It’s too bad the rest of the cast are not given much chance to shine. I was very excited when I heard that Toni Collette was cast, as not only is she one of my very favorite actors, I imagined that it would open up all kinds of possibilities for the plot, perhaps even shifting Jerry’s attentions to her rather than focusing on Charlie’s girlfriend (Charlie’s mother was just a throwaway comic relief role in the original). Unfortunately, this was not to be, and both Collette and her character seemed barely even in the movie – basically a wasted opportunity. Anton Yelchin as Charlie is perfectly serviceable, but I saw nothing “star-making” or even particularly memorable about his performance. Same, Imogen Poots as girlfriend Amy, whose role is not much more than yet another Hollywood case of improbably-hot-girl-dating-dweeby-“regular”-guy. As Charlie’s best frenemy “Evil” Ed, Christopher Mintz-Plasse is…Christopher Mintz-Plasse. Trust me, you already know exactly how every one of his performances is going to be – either “McLovin” (everything he’s been in other than Kick Ass) or “dark McLovin” (Kick Ass and now, I guess, this).
Fright Night is written by Marti Noxon, a veteran of Buffy the Vampire Slayer, so you figure she knows a thing or two about vampires (and storytelling), and I did appreciate how the movie kept everything old school, vis-a-vis the “rules” of vampirism: reflections, sunlight, crucifixes, invitations, holy water, and the like (though technically, I think the silver bullets would have killed him). Unfortunately, there were several problems with the script (or possibly editing) that bothered me even after I left the theatre, whether they were rather obnoxious plot holes (who let Jerry into Peter Vincent’s apartment?), unexplained convenient-to-the-plot moments (why and to where did Jerry suddenly, briefly drive away after the cops visited his house?), and elements that were brought up in a manner which suggested that they would figure into the story later, somehow, but never do (Charlie’s sneakers – why?).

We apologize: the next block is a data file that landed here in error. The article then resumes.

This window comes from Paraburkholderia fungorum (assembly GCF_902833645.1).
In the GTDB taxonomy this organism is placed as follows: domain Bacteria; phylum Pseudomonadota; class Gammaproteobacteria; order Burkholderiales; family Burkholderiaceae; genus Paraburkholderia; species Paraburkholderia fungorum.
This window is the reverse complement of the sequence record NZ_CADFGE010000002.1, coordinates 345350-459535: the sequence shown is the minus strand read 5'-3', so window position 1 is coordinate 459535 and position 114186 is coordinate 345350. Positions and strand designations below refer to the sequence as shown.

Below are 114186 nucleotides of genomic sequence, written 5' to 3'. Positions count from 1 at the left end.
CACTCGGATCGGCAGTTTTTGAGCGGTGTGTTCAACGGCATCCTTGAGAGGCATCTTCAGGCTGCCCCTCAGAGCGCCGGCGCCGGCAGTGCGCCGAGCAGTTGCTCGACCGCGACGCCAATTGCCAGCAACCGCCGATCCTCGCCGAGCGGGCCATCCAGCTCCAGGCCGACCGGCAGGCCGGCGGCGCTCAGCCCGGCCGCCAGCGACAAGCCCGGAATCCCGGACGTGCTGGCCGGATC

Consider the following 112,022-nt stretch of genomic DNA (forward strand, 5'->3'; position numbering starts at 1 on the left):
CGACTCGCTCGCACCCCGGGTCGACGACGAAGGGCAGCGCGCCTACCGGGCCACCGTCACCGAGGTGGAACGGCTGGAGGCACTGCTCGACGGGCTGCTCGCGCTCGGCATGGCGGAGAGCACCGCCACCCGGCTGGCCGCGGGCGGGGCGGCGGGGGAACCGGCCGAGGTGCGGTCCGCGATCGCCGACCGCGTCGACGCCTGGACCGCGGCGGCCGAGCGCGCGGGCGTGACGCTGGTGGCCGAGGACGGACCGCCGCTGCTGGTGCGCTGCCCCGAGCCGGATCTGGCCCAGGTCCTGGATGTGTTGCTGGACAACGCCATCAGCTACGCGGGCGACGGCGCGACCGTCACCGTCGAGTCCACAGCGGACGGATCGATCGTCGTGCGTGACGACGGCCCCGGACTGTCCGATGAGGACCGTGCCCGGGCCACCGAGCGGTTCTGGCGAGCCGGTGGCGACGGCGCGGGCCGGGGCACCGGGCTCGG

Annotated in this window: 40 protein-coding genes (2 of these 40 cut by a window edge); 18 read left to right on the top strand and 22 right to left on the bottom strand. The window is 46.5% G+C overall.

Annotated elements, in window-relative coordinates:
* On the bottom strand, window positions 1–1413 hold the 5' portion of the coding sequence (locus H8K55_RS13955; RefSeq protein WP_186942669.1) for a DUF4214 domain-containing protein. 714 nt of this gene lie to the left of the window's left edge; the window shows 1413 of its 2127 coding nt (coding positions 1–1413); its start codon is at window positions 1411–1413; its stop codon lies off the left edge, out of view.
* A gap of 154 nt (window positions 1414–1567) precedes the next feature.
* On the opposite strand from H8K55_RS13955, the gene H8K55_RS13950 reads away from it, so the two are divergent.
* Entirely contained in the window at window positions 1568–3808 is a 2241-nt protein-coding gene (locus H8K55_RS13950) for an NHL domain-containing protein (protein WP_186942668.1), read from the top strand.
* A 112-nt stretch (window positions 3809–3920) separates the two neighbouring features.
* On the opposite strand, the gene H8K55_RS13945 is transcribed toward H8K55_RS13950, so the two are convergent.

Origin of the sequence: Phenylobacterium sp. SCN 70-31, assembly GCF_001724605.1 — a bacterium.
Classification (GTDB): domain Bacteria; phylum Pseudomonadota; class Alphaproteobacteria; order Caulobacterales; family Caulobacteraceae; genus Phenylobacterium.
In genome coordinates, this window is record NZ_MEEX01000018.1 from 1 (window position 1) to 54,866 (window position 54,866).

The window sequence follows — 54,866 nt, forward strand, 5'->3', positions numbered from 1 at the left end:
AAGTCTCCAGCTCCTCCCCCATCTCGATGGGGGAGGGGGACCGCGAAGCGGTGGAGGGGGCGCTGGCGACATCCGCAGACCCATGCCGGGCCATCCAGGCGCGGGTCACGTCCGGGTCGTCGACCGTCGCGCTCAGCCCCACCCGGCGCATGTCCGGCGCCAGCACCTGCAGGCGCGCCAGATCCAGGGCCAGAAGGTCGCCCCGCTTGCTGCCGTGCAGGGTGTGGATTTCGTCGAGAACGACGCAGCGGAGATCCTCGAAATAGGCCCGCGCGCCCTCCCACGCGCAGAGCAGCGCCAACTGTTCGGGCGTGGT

Meanwhile, and much to the detriment of the story, many other things seem to happen “just because”. While much of the fun of the original version was its nobody-can-find-out-the-truth aspects, here Jerry blows his wad fairly quickly, and doesn’t seem to care who knows who (and what) he is. He blows up the house. He kills an innocent passing bystander (a fun cameo from Chris Sarandon, who played Jerry in the original). He attacks our heroes on an open highway, causing Charlie’s mother to fall into a coma. These all just seem like story points that don’t really come from anywhere, don’t make any story-, character-, or emotional-sense. Ironically, the story might have been more effectively told had director Craig Gillespie toned down his “big movie” aspirations and hewed a bit closer to the smaller-scale storytelling for which he is better known (Lars and the Real Girl, Showtime’s The United States of Tara).
Again, Fright Night is not a bad movie, just not an especially memorable one. I doubt anyone would watch this twice, let alone repeatedly over the course of decades. While perfectly fine for today, it has little of the goofy charm of the original – Tennant’s performance is the only element here that makes this movie at all special to me, and raises my score by half a fork.
Posted on August 23, 2011, in Film Review and tagged Anton Yelchin, Christopher Mintz-Plasse, Colin Farrell, David Tennant, Fright Night, Imogen Poots, movie review, Roddy MacDowell, Toni Collette, vampires. Bookmark the permalink. 2 Comments.